Hmm, that’s a good question. I don’t think I’ve ever really thought about it. I love where I am, but I guess the hardest part is knowing what opportunities to take in order to move up and get where I want to be. Though I love the animation world, I actually think I’m better fit for live action. but I also know I want to stay here long enough to gain my bearings. So for now I’m just trying to do the best job I can, while working on my side projects. I guess I’ll just have to wait and see where they take me!
If you could change the way the business works and is run how would you do it?
Another good question! Jeez, hmm…Well, I think I would definitely pay starting positions more. Interns, assistants, and coordinators do all the grunt work and without them the whole system would fall apart. Yet, most internships aren’t paid (in fact, I – as many others – actually had to PAY to be an intern after I graduated school. There were no jobs, and even with two internships under my belt, all I could get was another unpaid internship, but in order to get it, I had to sign up for an internship class, and pay for said class, for a grade I no longer needed nor cared about.) The good thing is, more internships are turning into paid internships, but I still think intro-level positions should make a lot more than they do. Everyone relies on their assistants and coordinators, yet they barely make enough to buy groceries and pay rent.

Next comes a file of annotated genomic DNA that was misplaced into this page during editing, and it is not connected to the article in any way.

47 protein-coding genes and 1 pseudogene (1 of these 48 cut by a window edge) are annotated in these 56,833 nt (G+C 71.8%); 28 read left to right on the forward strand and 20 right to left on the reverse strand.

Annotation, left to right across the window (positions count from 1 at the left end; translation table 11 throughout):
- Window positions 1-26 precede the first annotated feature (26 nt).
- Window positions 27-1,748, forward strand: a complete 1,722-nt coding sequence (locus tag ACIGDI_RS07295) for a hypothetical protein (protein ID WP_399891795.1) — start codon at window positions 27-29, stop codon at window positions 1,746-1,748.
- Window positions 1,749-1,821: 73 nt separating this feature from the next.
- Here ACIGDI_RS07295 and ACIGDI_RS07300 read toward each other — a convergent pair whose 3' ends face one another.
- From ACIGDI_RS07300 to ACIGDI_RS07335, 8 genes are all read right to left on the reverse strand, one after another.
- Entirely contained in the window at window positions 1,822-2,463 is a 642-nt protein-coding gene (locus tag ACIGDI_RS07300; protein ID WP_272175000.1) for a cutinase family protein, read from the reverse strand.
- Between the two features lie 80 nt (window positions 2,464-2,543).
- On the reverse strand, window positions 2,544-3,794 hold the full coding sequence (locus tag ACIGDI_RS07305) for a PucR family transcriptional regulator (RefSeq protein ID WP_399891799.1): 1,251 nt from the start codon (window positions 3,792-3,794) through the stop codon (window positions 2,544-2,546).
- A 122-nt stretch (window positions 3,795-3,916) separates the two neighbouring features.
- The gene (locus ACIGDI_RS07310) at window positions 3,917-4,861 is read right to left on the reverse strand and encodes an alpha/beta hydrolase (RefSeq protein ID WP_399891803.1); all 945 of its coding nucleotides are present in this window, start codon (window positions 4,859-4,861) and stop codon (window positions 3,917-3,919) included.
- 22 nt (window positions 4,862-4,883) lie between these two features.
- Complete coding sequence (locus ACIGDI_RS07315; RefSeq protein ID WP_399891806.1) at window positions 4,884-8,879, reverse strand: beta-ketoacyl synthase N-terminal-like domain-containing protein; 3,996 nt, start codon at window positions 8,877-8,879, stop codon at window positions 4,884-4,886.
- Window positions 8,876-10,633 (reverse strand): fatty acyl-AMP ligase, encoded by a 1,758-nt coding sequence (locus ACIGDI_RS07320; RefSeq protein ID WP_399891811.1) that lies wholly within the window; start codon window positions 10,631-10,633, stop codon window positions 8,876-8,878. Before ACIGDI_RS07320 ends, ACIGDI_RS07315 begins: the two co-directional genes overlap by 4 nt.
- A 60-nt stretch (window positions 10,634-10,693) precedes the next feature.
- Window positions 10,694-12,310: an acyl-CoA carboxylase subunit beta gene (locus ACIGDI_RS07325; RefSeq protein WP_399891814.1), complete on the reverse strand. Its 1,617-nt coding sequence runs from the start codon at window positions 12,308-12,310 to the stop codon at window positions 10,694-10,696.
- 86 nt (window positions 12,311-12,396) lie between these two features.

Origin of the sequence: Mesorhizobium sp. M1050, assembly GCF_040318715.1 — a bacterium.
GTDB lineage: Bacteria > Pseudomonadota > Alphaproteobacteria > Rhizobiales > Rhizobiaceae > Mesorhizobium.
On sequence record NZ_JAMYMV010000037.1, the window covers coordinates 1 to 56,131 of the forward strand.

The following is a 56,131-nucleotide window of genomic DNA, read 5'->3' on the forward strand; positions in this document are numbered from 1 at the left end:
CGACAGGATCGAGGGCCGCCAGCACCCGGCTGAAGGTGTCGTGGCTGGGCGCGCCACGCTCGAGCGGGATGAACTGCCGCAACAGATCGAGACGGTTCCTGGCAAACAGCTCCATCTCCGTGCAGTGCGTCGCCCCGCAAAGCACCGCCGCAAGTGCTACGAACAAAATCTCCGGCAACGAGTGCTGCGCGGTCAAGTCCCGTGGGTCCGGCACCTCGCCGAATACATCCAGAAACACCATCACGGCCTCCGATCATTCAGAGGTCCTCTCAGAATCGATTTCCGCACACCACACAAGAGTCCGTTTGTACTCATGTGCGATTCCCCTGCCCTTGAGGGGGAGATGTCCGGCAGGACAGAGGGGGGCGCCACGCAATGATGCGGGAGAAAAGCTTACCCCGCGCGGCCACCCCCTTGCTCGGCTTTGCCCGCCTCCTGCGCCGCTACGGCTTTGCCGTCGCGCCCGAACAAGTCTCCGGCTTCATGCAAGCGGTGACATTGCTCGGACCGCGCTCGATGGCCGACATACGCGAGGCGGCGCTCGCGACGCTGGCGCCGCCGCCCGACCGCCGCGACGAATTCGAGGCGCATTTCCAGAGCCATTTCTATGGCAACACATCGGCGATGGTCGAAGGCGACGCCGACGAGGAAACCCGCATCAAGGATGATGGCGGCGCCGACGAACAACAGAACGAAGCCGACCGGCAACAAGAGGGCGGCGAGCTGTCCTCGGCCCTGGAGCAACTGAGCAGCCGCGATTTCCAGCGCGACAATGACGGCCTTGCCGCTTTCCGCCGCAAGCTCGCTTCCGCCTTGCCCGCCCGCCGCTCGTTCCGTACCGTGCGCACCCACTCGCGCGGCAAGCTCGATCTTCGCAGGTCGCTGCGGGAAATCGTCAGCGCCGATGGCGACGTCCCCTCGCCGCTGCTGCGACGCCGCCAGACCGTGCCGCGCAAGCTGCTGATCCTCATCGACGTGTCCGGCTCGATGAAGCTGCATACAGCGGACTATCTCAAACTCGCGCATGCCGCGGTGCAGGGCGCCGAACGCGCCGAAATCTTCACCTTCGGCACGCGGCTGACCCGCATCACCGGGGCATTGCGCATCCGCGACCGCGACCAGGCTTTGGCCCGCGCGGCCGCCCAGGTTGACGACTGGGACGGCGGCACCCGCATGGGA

In your travels, have you had any brushes with animation greatness?
Well, I’d say everyone I work with is pretty great! I’m amazed by the content that comes out of our crews, and it doesn’t hurt that I work directly for Butch Hartman. I used to describe him as the god of Nickelodeon, sooo, yeah I’d say I’m in a pretty lucky spot. I also literally bumped in to Conan O’brien in the kitchen once. Not that he’s big in the animation world.